Source: Christopher Skeet

During the summer of 2012, I campaigned for Joe Walsh.  I manned the phones for him, I went door to door for him, and I attended his events.  That October, I witnessed the third debate between Walsh and Tammy Duckworth (who would go on to win the election), which was not so much a debate than it was a large-scale shoutdown by the latter’s supporters.  Outside the event, I wasted fifteen minutes trying to get a sentence in against some rambunctious, spittle-drenched animal who mistook his arrant girth for intimidation.

I supported Joe Walsh because he had spent the previous two years in Congress doing what he had campaigned to do.  He forewent government provided healthcare for himself and his wife, in principled opposition to socialized medicine.  When in D.C., he slept on an air mattress in his office rather than use taxpayer funds to stay in posh hotels.  During his tenure, he held 363 town hall meetings, all open to the public, which was more than any other congressperson.  He refused to budge an inch on increasing the deficit.  I met him a few times, and he seemed an over-caffeinated yet nice enough bloke.  But he put his money where his mouth was, and for that reason I was willing to donate my time and efforts to his campaign.

After his campaign loss, he continued to support local conservative candidates and engage in political activity.  In 2013 he launched a radio show.  At first, I tuned in regularly.  But Walsh’s on-air shtick is “always yelling, always angry, all the time,” and it wears on a listener fairly quickly.  He also has an insufferably irritating habit of taking an exorbitant amount of time to hover around a point before finally expressing it.  I was one radio knob turn away from plenty of conservative commentators who could consolidate in under a minute ideas that took Walsh an entire segment.  That, coupled with his increasing tendency to market himself as an “independent” conservative (spoiler alert!) who doesn’t toe the Limbaugh/Hannity line, made those knob turns a daily occurrence.  After a few weeks, I couldn’t listen anymore in anything other than acutely limited doses.

But now, out of the blue, comes his unserious presidential run.  How do we know it’s unserious?  Because, as of this writing, his campaign website has zero information on it other than an anti-Trump rant and a way to donate money.  Because immediately following his announcement, he genuflected to the media (ABC, MSNBC, and CNN, to name a few) with a groveling apology tour.  Because he recruited George Conway and William “Kiss of Death” Kristol for his campaign.  Because no serious Republican contender quips that they’re on the verge of voting for socialists like Elizabeth Warren or Bernie Sanders rather than the man who’s done more to advance conservatism than anyone since Reagan.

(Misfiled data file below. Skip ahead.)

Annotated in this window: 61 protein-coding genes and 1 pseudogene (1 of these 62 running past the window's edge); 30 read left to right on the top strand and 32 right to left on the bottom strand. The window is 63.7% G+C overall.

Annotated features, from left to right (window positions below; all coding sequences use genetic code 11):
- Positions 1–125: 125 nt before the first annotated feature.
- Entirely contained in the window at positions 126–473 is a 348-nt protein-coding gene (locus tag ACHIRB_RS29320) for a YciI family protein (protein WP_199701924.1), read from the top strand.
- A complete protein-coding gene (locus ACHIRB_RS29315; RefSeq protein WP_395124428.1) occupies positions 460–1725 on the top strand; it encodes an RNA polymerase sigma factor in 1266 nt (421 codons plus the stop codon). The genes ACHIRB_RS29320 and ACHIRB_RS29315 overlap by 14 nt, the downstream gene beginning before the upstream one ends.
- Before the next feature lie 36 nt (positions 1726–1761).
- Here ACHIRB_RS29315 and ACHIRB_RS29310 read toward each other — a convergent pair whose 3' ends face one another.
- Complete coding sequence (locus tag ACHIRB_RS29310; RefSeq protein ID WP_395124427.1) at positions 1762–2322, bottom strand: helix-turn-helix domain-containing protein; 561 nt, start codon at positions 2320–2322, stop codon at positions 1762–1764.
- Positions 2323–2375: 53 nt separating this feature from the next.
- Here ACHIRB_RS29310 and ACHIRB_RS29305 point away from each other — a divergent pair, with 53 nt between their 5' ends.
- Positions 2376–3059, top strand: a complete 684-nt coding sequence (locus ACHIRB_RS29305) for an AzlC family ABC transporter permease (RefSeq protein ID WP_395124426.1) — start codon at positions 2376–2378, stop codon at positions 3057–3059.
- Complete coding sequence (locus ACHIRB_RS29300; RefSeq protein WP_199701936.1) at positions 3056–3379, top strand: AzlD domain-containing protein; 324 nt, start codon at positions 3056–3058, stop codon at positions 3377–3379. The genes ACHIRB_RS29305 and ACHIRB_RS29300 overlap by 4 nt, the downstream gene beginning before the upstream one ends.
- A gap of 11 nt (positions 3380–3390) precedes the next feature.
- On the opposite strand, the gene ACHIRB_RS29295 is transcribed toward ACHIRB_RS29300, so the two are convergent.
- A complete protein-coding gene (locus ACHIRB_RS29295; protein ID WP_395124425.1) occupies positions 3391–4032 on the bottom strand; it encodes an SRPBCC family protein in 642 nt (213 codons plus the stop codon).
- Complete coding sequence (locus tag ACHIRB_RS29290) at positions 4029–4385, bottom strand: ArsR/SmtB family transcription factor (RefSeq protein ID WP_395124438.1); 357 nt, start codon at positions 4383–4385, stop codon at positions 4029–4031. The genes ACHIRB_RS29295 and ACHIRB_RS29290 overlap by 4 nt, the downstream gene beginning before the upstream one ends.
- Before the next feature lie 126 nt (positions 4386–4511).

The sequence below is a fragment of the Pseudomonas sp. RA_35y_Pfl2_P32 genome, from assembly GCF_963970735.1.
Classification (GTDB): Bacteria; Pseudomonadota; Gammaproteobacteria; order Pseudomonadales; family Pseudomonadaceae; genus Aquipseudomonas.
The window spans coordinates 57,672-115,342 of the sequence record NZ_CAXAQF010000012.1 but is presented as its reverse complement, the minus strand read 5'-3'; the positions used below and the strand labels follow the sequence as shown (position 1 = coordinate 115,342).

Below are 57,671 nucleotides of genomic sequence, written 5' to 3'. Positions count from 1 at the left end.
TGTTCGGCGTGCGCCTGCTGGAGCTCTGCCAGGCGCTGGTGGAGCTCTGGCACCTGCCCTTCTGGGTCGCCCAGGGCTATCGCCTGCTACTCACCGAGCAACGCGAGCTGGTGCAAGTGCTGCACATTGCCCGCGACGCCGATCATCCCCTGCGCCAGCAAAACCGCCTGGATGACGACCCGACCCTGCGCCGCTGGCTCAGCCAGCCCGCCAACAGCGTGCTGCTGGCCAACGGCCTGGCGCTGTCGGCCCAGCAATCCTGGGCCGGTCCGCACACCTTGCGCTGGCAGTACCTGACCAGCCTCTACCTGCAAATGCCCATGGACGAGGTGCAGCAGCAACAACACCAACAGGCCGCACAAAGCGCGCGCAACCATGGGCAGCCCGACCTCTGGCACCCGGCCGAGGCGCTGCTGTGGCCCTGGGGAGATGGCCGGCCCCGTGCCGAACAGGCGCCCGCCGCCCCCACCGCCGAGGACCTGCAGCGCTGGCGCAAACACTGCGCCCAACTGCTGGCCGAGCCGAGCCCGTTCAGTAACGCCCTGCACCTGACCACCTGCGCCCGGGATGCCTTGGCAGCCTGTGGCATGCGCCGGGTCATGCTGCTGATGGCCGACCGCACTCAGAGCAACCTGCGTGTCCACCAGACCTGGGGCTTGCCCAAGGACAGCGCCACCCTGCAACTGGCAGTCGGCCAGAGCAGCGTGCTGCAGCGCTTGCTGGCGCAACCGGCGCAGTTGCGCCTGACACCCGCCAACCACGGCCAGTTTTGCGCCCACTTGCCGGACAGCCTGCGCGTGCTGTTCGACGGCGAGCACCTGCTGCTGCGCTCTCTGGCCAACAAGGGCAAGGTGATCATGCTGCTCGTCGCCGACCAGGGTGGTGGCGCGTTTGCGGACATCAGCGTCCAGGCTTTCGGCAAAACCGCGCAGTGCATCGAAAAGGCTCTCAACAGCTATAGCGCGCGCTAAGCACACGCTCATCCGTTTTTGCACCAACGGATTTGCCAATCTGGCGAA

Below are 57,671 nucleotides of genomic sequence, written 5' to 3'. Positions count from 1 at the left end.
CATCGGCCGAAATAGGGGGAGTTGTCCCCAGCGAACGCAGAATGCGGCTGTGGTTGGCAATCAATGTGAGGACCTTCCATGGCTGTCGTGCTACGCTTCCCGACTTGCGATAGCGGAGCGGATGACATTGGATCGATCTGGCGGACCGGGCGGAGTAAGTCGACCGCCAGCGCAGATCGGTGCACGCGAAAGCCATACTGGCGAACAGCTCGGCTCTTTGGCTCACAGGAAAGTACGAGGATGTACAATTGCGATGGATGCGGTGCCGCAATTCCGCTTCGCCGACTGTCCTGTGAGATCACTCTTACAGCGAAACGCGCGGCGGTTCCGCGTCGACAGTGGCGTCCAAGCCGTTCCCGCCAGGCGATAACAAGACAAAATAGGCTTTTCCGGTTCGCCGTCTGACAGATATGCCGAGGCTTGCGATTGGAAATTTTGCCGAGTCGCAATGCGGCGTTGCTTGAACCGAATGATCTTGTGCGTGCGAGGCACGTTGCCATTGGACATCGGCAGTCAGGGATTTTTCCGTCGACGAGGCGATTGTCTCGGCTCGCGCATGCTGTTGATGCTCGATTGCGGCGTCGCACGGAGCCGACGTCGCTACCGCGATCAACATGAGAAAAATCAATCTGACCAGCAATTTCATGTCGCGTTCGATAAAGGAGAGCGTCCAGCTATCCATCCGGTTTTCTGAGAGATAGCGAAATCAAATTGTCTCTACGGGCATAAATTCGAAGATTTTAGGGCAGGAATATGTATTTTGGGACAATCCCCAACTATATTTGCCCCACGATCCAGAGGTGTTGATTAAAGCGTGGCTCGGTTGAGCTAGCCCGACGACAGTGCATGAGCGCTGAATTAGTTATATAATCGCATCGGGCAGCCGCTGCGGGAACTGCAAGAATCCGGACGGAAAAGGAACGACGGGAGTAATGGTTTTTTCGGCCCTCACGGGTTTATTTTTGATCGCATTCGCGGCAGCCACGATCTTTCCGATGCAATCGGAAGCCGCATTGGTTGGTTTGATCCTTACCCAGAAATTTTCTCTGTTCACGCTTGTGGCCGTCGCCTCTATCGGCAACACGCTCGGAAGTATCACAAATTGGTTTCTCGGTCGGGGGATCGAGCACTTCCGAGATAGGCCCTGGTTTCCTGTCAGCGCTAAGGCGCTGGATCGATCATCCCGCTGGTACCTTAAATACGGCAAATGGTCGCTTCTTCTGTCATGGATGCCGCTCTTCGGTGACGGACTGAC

And because anyone who has paid attention to either his time in office or his radio show knows that his overnight transformation reeks of crass opportunism.  The race had just lost its weathervane candidate when Kirsten Gillibrand collapsed over the first hurdle, and few seem enthusiastic about Walsh picking up her baton.

Maybe he honestly thinks he can win.  I have no pretense to discerning his thought process, nor do I wish him any misfortune (other than losing his bid).  But something about Walsh changed between election night 2012 and now.  Maybe his radio show went to his head.  Maybe he’s pining for a “contributor” gig a la Max Boot.  If so, I hope he had the MSNBC contract signed and sealed before declaring his dead-on-arrival presidential run.

And he should tread carefully.  His newfound “allies” are anything but.  The serpentine David Brock likely represents the overall leftist psyche when he dismisses Walsh as a “half baked, racist ripoff,” yet banks on his stillborn campaign to peel just enough support from Trump to hand the election to whatever pajama boy crosses their own primary finish line.  Having served his purpose, Walsh should expect to be dropped like Economics 101 at Berkeley.

The Walsh presidential campaign will not make it off the tarmac.  It will trundle harmlessly into the runway blast fence, where it will putter to an inglorious stop.  It won’t even qualify for a conciliatory asterisk in the history books.  It’s a one-man circus whose performer outnumbers its fan base.  Soon the media voyeurs of this publicity stunt roadkill will drift away to gawk at the next lifeless spectacle.

Either Walsh understands this and is cashing in on his Ephialtes impersonation for as long as possible, or he doesn’t understand this, and honestly thinks his enablers are his friends, with both his and the country’s best interests in mind, who aren’t snickering behind his back with relish for the day they can “accidentally” lose grip of his grasping hand and send him plunging to the sharks.  Either way, he has reduced himself to a shadow of his former service and, ironically, this man known for his clamor will evaporate with nary a whimper.

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